One of Brooks’s big arguments in The Well Wrought Urn is that you can’t summarize (or paraphrase) a poem and retain its meaning. The poem says something. From ig35 to ig48 Cleanth Brooks was co-editor of The South- ern Review with In addition to these and to The Well Wrought Urn, Mr. Brooks has published. Book Source: Digital Library of India Item : Cleanth ioned.
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Like an elaborate dance, it symbolizes real issues but can find room for a grace and poetry which in a more earnest struggle are lost.
Lady Macbeth is willing to go to any length to grasp the future; she would willingly dash out the brains of her own child if it stood in her way to that future. It is worth remembering that it is thus that Shakespeare, with his unshrinking clarity of vision, repeatedly sees him. Wought must be prepared to accept a method of indirection.
As Mac- beth and Lennox burst into the room, they find the daggers wearing, as Macbeth knows wfought too well, a horrible masquerade. Yet, after the harrowing scene, Macbeth can say, with a sort of dogged weariness: I point out the ambiguities, not to convict the poet of confusion, but to praise him for his subtlety and Wordiworth and the Paradox of the Imagination accuracy.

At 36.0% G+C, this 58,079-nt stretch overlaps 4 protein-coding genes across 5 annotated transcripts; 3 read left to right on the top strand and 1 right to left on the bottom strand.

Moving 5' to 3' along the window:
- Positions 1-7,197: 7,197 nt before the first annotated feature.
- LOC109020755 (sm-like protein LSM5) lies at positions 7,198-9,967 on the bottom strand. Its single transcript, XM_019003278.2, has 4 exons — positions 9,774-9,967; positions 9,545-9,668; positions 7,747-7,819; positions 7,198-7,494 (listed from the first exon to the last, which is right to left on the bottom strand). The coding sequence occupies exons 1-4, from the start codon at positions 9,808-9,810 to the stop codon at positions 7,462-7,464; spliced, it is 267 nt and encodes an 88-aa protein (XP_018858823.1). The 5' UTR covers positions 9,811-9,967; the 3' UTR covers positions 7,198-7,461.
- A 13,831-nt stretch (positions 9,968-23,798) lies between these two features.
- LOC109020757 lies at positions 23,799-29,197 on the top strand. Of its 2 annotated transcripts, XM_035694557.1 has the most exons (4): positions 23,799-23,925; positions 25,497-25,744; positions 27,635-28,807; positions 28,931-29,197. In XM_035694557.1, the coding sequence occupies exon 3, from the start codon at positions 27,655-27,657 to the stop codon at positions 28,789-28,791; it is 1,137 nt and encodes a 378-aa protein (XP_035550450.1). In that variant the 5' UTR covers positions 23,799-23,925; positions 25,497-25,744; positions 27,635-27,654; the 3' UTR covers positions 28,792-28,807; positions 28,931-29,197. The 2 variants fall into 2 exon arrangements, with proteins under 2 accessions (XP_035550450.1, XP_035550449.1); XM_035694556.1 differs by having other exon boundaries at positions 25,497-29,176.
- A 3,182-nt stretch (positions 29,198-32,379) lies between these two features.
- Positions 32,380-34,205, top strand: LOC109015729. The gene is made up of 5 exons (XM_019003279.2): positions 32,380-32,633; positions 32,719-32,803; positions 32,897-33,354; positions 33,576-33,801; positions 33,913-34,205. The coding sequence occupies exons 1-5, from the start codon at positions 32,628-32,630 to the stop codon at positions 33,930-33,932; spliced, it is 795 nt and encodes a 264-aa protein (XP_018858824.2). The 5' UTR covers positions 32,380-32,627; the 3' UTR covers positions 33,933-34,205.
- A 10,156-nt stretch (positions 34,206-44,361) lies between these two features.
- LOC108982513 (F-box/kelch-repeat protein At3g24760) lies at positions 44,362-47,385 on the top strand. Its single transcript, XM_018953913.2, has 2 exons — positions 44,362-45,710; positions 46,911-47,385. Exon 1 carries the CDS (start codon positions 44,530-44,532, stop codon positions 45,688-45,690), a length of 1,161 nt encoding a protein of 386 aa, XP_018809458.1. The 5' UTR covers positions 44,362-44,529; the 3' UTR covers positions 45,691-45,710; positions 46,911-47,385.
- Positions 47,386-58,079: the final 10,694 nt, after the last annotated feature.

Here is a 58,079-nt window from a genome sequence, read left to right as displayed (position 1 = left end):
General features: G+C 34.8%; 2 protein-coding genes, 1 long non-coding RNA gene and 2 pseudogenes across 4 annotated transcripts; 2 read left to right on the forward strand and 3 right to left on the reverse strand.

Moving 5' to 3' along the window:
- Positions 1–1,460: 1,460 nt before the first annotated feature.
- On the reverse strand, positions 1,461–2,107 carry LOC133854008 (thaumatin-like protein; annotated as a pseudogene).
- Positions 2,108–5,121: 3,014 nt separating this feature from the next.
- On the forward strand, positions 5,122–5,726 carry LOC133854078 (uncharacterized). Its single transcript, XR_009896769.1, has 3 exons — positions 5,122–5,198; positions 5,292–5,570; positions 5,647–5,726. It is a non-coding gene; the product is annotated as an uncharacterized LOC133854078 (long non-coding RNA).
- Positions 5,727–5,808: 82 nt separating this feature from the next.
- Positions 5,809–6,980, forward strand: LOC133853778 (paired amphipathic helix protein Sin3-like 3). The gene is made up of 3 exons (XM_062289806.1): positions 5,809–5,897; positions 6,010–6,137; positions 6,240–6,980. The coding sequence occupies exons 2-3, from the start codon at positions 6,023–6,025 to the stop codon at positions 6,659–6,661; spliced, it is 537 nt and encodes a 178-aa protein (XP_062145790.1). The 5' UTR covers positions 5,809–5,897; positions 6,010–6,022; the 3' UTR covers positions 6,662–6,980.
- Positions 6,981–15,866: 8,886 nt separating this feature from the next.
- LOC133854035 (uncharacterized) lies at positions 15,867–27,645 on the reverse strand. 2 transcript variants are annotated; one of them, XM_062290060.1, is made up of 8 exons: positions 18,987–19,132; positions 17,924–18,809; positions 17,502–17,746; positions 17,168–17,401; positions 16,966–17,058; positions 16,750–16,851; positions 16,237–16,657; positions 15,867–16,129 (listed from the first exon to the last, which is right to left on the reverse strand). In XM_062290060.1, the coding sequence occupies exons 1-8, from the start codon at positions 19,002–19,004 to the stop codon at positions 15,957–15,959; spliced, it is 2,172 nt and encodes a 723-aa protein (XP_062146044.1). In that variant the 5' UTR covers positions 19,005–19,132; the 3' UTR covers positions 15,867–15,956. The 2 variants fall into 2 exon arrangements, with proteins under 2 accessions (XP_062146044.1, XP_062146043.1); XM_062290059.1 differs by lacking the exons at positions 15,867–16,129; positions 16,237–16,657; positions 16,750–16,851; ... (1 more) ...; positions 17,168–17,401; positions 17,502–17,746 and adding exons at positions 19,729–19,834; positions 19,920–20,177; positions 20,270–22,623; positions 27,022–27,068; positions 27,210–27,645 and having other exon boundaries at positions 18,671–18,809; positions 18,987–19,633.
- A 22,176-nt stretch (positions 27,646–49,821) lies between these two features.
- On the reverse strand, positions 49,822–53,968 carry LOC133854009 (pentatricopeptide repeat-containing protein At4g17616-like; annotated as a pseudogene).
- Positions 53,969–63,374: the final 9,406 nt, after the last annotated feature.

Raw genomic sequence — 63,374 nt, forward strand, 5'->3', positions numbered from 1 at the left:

Presumably, Macbeth had entered upon his course from sheer personal ambition. There is no net strong enough to trammel up the consequence — not even in this world.
The Well Wrought Urn
Far from being wll of the contradictory elements in the poem, he quite obviously has them in mind. We have to read it in terms of the conditions for a certain dramatic propriety which the context sets up. But if Donne could have it both ways, most of us, in this latter day, cannot.
Yet, on the whole, I think that it must be conceded that the debate on metaphor has been stimulating and illumi- nating — and not least so with reference to those poets who lie quite outside the tradition of metaphysical wit. In no actual poem is the reader’s response detersnined solely by the prose-sense.